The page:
Pennsylvania’s message was clear: The state was taking a big step to keep its elections from being hacked in 2020. Last April, its top election official told counties they had to update their systems. So far, nearly 60% have taken action, with $14.15 million of mostly federal funds helping counties buy brand-new electoral systems.

But there’s a problem: Many of these new systems still run on old software that will soon be outdated and more vulnerable to hackers.

An Associated Press analysis has found that like many counties in Pennsylvania, the vast majority of 10,000 election jurisdictions nationwide use Windows 7 or an older operating system to create ballots, program voting machines, tally votes and report counts.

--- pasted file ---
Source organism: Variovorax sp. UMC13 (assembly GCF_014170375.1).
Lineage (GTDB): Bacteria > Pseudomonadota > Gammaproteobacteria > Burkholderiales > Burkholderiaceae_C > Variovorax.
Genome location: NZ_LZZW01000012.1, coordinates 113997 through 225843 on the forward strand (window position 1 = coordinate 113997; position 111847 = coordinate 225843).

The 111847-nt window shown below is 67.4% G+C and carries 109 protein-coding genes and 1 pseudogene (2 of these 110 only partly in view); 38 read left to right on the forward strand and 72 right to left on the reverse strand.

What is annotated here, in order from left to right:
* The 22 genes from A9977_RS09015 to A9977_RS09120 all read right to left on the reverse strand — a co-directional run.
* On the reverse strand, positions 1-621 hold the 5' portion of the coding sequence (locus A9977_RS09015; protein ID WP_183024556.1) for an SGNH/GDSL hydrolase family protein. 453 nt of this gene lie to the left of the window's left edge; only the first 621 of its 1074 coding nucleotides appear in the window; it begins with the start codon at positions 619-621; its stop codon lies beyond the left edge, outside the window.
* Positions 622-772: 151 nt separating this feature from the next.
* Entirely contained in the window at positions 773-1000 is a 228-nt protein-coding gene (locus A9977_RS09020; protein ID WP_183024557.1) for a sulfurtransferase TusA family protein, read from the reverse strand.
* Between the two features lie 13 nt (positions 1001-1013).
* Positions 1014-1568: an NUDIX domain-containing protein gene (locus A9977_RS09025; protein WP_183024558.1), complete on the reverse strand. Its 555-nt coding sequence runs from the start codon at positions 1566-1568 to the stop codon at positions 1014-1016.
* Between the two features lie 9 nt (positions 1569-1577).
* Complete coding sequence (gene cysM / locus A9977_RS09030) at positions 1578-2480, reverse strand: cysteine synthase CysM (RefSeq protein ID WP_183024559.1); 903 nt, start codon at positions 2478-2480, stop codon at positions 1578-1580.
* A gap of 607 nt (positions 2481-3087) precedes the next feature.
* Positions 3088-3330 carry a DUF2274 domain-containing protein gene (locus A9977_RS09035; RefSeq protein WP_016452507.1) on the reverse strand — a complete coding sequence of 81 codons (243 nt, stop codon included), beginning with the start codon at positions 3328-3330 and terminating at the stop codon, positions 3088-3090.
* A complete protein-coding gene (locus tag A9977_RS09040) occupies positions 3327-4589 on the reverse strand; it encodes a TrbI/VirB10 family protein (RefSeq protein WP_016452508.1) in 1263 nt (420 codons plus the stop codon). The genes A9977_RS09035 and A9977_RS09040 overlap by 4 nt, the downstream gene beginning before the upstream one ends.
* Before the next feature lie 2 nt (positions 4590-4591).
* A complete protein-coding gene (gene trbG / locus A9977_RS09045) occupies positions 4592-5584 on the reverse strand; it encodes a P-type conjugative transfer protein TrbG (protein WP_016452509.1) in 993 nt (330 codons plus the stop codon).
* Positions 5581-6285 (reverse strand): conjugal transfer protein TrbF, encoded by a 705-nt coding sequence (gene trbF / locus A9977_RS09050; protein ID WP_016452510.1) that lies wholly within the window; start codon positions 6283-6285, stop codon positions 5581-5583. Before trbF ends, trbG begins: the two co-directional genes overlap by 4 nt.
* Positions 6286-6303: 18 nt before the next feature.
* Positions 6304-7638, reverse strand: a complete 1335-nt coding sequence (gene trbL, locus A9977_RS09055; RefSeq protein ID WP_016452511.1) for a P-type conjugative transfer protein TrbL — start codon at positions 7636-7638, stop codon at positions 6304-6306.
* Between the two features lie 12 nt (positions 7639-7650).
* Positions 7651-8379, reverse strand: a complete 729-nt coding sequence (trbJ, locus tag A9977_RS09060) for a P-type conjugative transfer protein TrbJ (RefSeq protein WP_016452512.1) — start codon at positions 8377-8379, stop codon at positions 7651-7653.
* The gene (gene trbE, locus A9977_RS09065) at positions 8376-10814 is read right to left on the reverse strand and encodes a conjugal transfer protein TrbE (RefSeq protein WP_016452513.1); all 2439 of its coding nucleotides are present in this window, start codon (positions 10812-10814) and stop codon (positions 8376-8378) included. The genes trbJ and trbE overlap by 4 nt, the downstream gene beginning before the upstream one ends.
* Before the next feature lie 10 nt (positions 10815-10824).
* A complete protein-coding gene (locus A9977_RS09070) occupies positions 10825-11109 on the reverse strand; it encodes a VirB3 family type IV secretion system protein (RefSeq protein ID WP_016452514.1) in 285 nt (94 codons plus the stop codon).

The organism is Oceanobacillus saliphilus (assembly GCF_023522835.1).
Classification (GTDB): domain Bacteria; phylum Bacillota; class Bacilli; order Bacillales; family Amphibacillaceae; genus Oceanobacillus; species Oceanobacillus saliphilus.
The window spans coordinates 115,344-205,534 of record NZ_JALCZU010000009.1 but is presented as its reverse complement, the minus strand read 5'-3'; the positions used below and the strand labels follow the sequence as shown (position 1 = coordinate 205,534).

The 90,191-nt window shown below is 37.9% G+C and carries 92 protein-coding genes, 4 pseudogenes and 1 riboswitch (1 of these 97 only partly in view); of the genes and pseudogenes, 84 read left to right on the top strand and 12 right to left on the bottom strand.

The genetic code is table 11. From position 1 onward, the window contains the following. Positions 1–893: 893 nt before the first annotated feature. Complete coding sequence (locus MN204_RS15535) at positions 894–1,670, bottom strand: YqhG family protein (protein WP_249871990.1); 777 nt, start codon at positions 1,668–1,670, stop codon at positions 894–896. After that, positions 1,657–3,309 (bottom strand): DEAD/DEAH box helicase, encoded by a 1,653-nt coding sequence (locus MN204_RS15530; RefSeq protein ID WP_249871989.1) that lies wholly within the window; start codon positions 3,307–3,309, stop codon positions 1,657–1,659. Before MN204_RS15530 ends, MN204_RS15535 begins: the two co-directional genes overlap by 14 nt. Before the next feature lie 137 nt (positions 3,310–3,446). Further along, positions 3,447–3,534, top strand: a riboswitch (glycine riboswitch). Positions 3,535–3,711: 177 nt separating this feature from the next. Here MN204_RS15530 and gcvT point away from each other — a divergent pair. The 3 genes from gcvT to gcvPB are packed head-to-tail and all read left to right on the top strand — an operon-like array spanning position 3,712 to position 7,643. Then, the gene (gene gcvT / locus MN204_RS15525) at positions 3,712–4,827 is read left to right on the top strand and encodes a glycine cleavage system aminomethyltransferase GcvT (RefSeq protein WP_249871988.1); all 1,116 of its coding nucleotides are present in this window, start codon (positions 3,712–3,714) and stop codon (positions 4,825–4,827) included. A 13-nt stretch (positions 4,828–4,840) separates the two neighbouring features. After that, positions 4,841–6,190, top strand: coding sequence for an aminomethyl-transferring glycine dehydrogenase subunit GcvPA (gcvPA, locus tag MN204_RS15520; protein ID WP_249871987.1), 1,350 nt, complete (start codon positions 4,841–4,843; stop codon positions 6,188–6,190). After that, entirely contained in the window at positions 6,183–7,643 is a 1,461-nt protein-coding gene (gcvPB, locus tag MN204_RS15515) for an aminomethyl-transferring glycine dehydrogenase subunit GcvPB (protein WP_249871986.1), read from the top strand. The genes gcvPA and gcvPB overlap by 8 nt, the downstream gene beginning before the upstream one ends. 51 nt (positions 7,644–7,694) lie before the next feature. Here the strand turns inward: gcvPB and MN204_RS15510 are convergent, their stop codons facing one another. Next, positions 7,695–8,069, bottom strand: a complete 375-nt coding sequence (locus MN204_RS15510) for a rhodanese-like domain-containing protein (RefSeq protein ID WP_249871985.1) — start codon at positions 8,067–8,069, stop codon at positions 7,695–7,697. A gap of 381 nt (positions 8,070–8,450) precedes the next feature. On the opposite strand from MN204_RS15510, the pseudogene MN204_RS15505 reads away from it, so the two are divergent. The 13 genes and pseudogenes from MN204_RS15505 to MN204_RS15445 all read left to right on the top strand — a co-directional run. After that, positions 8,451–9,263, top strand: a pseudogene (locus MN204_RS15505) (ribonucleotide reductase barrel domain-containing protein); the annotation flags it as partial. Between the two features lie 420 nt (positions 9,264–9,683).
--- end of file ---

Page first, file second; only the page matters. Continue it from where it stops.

That’s significant because Windows 7 reaches its “end of life” on Jan. 14, meaning Microsoft stops providing technical support and producing “patches” to fix software vulnerabilities, which hackers can exploit. In a statement to the AP, Microsoft said Friday it would offer continued Windows 7 security updates for a fee through 2023.